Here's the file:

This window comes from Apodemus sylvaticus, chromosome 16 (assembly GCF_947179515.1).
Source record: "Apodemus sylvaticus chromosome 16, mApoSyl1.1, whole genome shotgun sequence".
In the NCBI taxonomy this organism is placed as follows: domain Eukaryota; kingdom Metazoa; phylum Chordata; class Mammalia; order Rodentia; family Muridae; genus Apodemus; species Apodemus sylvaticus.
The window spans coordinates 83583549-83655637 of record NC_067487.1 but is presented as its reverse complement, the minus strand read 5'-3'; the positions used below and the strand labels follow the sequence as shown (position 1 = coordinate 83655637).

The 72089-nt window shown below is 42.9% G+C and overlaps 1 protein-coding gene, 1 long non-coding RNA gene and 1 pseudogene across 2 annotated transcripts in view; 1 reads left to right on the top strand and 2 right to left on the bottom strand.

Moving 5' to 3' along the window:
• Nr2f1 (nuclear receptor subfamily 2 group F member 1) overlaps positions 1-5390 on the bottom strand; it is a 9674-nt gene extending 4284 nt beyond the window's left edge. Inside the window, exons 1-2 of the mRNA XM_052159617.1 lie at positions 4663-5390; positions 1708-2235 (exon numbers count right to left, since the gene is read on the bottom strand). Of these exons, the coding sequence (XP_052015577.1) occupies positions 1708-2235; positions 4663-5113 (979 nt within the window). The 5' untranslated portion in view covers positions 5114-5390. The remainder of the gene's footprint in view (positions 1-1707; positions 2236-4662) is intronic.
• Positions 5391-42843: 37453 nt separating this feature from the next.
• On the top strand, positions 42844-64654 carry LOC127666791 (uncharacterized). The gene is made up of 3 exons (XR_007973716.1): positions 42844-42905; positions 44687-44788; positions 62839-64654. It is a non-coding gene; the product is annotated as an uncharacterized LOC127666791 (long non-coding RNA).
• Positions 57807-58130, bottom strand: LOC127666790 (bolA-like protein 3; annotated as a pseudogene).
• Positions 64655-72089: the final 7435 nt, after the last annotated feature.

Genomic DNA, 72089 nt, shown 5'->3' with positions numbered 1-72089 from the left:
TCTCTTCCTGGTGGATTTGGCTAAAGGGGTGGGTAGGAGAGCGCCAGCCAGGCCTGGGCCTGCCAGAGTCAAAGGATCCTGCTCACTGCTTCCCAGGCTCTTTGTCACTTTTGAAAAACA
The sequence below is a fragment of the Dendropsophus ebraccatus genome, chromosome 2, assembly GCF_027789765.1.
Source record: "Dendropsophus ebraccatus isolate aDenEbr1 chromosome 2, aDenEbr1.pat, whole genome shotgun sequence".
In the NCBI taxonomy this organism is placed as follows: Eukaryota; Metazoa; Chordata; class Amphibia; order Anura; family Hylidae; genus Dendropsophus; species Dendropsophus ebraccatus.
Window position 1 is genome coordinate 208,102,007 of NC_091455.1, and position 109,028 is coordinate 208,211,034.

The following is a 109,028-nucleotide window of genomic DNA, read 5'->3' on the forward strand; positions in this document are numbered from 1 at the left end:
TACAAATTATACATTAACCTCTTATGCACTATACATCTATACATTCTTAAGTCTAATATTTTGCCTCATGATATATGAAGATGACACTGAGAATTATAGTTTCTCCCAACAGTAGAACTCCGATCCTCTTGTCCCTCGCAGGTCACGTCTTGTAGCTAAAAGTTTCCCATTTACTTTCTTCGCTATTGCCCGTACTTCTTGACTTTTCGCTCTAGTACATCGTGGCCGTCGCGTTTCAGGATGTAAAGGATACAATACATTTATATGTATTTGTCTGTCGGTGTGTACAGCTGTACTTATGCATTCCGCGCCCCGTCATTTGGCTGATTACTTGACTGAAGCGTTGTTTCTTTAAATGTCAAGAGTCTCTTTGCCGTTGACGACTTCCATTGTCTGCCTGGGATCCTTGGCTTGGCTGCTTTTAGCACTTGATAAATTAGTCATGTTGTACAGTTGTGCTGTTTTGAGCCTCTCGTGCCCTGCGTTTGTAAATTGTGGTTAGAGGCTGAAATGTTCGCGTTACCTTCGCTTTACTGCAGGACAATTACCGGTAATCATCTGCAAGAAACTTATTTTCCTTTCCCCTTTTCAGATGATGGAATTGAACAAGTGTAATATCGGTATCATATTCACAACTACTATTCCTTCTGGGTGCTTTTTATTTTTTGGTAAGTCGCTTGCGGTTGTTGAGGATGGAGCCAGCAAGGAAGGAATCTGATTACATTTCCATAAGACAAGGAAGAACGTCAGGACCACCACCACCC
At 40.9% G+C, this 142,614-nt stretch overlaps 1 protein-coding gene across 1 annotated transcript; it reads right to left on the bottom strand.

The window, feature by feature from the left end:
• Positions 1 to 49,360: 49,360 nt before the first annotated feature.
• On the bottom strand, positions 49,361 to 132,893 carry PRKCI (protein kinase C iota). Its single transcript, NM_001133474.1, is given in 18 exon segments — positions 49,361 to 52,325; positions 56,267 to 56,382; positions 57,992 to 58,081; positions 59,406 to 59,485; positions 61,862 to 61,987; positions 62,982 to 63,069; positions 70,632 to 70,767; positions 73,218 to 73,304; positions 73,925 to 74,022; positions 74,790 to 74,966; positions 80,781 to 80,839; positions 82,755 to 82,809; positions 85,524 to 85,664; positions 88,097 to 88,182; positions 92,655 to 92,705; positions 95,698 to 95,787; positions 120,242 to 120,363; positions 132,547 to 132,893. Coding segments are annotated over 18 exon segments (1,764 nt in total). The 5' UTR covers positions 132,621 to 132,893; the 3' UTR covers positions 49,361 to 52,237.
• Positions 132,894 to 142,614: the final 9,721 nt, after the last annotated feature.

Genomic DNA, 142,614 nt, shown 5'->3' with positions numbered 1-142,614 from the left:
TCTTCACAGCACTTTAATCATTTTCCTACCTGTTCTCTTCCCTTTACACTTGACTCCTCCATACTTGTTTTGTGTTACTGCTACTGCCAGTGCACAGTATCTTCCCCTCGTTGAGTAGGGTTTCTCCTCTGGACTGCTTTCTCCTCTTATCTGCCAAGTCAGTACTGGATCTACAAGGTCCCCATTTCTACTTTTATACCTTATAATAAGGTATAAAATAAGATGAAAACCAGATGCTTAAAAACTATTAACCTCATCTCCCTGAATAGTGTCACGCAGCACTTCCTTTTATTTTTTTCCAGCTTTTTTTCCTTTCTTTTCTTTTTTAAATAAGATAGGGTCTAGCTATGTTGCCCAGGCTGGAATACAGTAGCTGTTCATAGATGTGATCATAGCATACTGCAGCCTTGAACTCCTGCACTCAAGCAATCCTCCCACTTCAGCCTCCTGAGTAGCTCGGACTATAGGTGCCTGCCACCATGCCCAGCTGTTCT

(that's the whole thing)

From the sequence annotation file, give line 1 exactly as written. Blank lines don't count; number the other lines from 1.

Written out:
This window comes from Apodemus sylvaticus, chromosome 16 (assembly GCF_947179515.1).